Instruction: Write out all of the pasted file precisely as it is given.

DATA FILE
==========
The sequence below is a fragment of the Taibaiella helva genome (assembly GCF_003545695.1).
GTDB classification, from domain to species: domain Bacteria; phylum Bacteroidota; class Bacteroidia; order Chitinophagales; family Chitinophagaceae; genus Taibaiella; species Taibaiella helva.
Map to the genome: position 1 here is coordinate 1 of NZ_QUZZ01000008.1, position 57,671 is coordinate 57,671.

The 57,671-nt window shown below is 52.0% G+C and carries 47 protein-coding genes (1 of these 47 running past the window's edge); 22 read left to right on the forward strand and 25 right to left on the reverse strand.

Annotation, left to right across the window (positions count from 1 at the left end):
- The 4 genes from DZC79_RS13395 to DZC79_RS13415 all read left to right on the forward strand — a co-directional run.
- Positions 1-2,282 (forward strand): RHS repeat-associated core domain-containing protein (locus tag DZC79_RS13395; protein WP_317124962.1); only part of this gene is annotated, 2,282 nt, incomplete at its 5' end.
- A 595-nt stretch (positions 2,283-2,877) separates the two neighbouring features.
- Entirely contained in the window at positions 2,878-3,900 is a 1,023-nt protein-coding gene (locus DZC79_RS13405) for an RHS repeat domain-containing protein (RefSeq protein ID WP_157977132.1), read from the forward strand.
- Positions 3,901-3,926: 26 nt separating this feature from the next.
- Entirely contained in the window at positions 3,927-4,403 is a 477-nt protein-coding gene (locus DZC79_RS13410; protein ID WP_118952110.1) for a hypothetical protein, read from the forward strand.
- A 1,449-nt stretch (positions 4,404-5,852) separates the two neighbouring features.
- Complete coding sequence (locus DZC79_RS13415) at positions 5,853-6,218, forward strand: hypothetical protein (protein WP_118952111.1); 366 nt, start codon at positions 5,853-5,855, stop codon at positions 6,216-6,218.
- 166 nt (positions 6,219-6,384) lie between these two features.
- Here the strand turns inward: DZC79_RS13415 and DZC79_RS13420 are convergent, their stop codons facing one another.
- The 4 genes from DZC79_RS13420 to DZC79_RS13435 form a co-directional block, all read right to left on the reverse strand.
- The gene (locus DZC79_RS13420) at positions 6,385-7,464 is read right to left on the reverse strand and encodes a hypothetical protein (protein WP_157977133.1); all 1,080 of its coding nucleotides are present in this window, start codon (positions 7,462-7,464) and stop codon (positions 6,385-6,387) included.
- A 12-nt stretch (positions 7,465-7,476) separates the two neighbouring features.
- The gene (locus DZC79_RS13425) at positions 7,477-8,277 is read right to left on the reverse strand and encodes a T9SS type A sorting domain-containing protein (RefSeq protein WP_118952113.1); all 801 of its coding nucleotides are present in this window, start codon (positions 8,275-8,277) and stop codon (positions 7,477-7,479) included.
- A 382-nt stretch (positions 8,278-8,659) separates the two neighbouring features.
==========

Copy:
The sequence below is a fragment of the Taibaiella helva genome (assembly GCF_003545695.1).
GTDB classification, from domain to species: domain Bacteria; phylum Bacteroidota; class Bacteroidia; order Chitinophagales; family Chitinophagaceae; genus Taibaiella; species Taibaiella helva.
Map to the genome: position 1 here is coordinate 1 of NZ_QUZZ01000008.1, position 57,671 is coordinate 57,671.

The 57,671-nt window shown below is 52.0% G+C and carries 47 protein-coding genes (1 of these 47 running past the window's edge); 22 read left to right on the forward strand and 25 right to left on the reverse strand.

Annotation, left to right across the window (positions count from 1 at the left end):
- The 4 genes from DZC79_RS13395 to DZC79_RS13415 all read left to right on the forward strand — a co-directional run.
- Positions 1-2,282 (forward strand): RHS repeat-associated core domain-containing protein (locus tag DZC79_RS13395; protein WP_317124962.1); only part of this gene is annotated, 2,282 nt, incomplete at its 5' end.
- A 595-nt stretch (positions 2,283-2,877) separates the two neighbouring features.
- Entirely contained in the window at positions 2,878-3,900 is a 1,023-nt protein-coding gene (locus DZC79_RS13405) for an RHS repeat domain-containing protein (RefSeq protein ID WP_157977132.1), read from the forward strand.
- Positions 3,901-3,926: 26 nt separating this feature from the next.
- Entirely contained in the window at positions 3,927-4,403 is a 477-nt protein-coding gene (locus DZC79_RS13410; protein ID WP_118952110.1) for a hypothetical protein, read from the forward strand.
- A 1,449-nt stretch (positions 4,404-5,852) separates the two neighbouring features.
- Complete coding sequence (locus DZC79_RS13415) at positions 5,853-6,218, forward strand: hypothetical protein (protein WP_118952111.1); 366 nt, start codon at positions 5,853-5,855, stop codon at positions 6,216-6,218.
- 166 nt (positions 6,219-6,384) lie between these two features.
- Here the strand turns inward: DZC79_RS13415 and DZC79_RS13420 are convergent, their stop codons facing one another.
- The 4 genes from DZC79_RS13420 to DZC79_RS13435 form a co-directional block, all read right to left on the reverse strand.
- The gene (locus DZC79_RS13420) at positions 6,385-7,464 is read right to left on the reverse strand and encodes a hypothetical protein (protein WP_157977133.1); all 1,080 of its coding nucleotides are present in this window, start codon (positions 7,462-7,464) and stop codon (positions 6,385-6,387) included.
- A 12-nt stretch (positions 7,465-7,476) separates the two neighbouring features.
- The gene (locus DZC79_RS13425) at positions 7,477-8,277 is read right to left on the reverse strand and encodes a T9SS type A sorting domain-containing protein (RefSeq protein WP_118952113.1); all 801 of its coding nucleotides are present in this window, start codon (positions 8,275-8,277) and stop codon (positions 7,477-7,479) included.
- A 382-nt stretch (positions 8,278-8,659) separates the two neighbouring features.